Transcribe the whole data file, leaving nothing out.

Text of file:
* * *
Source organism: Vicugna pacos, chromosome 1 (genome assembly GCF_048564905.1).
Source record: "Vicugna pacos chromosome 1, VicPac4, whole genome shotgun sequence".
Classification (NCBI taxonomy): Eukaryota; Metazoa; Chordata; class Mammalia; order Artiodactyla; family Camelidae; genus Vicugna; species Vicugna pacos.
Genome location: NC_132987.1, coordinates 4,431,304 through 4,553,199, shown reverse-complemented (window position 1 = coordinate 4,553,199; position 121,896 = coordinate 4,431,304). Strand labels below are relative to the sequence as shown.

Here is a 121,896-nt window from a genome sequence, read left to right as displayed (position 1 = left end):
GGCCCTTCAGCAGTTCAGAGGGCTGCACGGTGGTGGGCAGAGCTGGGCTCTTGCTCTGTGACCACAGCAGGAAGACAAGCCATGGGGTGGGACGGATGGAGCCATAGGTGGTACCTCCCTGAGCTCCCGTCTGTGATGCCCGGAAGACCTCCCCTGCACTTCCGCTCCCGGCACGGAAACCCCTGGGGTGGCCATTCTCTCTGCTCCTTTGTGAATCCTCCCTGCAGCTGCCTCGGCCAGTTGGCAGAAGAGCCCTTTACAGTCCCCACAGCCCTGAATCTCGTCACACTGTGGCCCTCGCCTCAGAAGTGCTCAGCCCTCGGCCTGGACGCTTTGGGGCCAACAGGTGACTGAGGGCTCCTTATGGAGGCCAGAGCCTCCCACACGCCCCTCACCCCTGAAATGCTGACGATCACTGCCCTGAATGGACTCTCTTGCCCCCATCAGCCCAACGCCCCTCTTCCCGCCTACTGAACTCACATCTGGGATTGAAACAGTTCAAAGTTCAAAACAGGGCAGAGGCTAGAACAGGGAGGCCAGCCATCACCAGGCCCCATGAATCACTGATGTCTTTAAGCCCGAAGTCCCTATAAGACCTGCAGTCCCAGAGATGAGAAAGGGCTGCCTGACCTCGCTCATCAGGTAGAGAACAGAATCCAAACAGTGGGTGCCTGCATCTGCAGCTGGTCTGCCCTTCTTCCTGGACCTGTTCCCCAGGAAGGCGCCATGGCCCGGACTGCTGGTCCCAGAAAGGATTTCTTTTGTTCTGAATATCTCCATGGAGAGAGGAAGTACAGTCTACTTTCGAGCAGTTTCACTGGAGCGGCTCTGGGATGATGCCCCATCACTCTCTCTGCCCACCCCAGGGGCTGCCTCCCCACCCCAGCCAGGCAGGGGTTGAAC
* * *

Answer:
Source organism: Vicugna pacos, chromosome 1 (genome assembly GCF_048564905.1).
Source record: "Vicugna pacos chromosome 1, VicPac4, whole genome shotgun sequence".
Classification (NCBI taxonomy): Eukaryota; Metazoa; Chordata; class Mammalia; order Artiodactyla; family Camelidae; genus Vicugna; species Vicugna pacos.
Genome location: NC_132987.1, coordinates 4,431,304 through 4,553,199, shown reverse-complemented (window position 1 = coordinate 4,553,199; position 121,896 = coordinate 4,431,304). Strand labels below are relative to the sequence as shown.

Here is a 121,896-nt window from a genome sequence, read left to right as displayed (position 1 = left end):
GGCCCTTCAGCAGTTCAGAGGGCTGCACGGTGGTGGGCAGAGCTGGGCTCTTGCTCTGTGACCACAGCAGGAAGACAAGCCATGGGGTGGGACGGATGGAGCCATAGGTGGTACCTCCCTGAGCTCCCGTCTGTGATGCCCGGAAGACCTCCCCTGCACTTCCGCTCCCGGCACGGAAACCCCTGGGGTGGCCATTCTCTCTGCTCCTTTGTGAATCCTCCCTGCAGCTGCCTCGGCCAGTTGGCAGAAGAGCCCTTTACAGTCCCCACAGCCCTGAATCTCGTCACACTGTGGCCCTCGCCTCAGAAGTGCTCAGCCCTCGGCCTGGACGCTTTGGGGCCAACAGGTGACTGAGGGCTCCTTATGGAGGCCAGAGCCTCCCACACGCCCCTCACCCCTGAAATGCTGACGATCACTGCCCTGAATGGACTCTCTTGCCCCCATCAGCCCAACGCCCCTCTTCCCGCCTACTGAACTCACATCTGGGATTGAAACAGTTCAAAGTTCAAAACAGGGCAGAGGCTAGAACAGGGAGGCCAGCCATCACCAGGCCCCATGAATCACTGATGTCTTTAAGCCCGAAGTCCCTATAAGACCTGCAGTCCCAGAGATGAGAAAGGGCTGCCTGACCTCGCTCATCAGGTAGAGAACAGAATCCAAACAGTGGGTGCCTGCATCTGCAGCTGGTCTGCCCTTCTTCCTGGACCTGTTCCCCAGGAAGGCGCCATGGCCCGGACTGCTGGTCCCAGAAAGGATTTCTTTTGTTCTGAATATCTCCATGGAGAGAGGAAGTACAGTCTACTTTCGAGCAGTTTCACTGGAGCGGCTCTGGGATGATGCCCCATCACTCTCTCTGCCCACCCCAGGGGCTGCCTCCCCACCCCAGCCAGGCAGGGGTTGAAC